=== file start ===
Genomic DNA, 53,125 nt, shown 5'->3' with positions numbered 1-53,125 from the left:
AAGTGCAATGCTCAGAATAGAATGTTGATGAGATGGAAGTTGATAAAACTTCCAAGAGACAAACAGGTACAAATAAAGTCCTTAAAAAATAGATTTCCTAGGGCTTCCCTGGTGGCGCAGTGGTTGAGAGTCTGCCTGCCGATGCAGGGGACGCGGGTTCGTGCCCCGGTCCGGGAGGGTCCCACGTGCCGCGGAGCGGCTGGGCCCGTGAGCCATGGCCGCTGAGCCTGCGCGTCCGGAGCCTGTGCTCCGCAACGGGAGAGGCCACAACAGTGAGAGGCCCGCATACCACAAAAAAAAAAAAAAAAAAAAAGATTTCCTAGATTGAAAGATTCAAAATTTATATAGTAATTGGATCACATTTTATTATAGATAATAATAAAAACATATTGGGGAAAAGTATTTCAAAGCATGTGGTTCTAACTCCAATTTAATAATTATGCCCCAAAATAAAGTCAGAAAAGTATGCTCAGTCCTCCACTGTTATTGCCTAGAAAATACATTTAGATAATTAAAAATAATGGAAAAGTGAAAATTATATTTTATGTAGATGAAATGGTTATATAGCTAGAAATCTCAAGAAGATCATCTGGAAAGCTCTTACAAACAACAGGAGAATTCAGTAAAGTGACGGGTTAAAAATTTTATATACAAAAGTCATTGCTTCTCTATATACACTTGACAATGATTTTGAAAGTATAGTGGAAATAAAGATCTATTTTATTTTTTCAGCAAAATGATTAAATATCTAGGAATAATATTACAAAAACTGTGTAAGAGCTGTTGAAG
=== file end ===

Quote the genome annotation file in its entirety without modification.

Genomic DNA, 53,125 nt, shown 5'->3' with positions numbered 1-53,125 from the left:
AAGTGCAATGCTCAGAATAGAATGTTGATGAGATGGAAGTTGATAAAACTTCCAAGAGACAAACAGGTACAAATAAAGTCCTTAAAAAATAGATTTCCTAGGGCTTCCCTGGTGGCGCAGTGGTTGAGAGTCTGCCTGCCGATGCAGGGGACGCGGGTTCGTGCCCCGGTCCGGGAGGGTCCCACGTGCCGCGGAGCGGCTGGGCCCGTGAGCCATGGCCGCTGAGCCTGCGCGTCCGGAGCCTGTGCTCCGCAACGGGAGAGGCCACAACAGTGAGAGGCCCGCATACCACAAAAAAAAAAAAAAAAAAAAAGATTTCCTAGATTGAAAGATTCAAAATTTATATAGTAATTGGATCACATTTTATTATAGATAATAATAAAAACATATTGGGGAAAAGTATTTCAAAGCATGTGGTTCTAACTCCAATTTAATAATTATGCCCCAAAATAAAGTCAGAAAAGTATGCTCAGTCCTCCACTGTTATTGCCTAGAAAATACATTTAGATAATTAAAAATAATGGAAAAGTGAAAATTATATTTTATGTAGATGAAATGGTTATATAGCTAGAAATCTCAAGAAGATCATCTGGAAAGCTCTTACAAACAACAGGAGAATTCAGTAAAGTGACGGGTTAAAAATTTTATATACAAAAGTCATTGCTTCTCTATATACACTTGACAATGATTTTGAAAGTATAGTGGAAATAAAGATCTATTTTATTTTTTCAGCAAAATGATTAAATATCTAGGAATAATATTACAAAAACTGTGTAAGAGCTGTTGAAG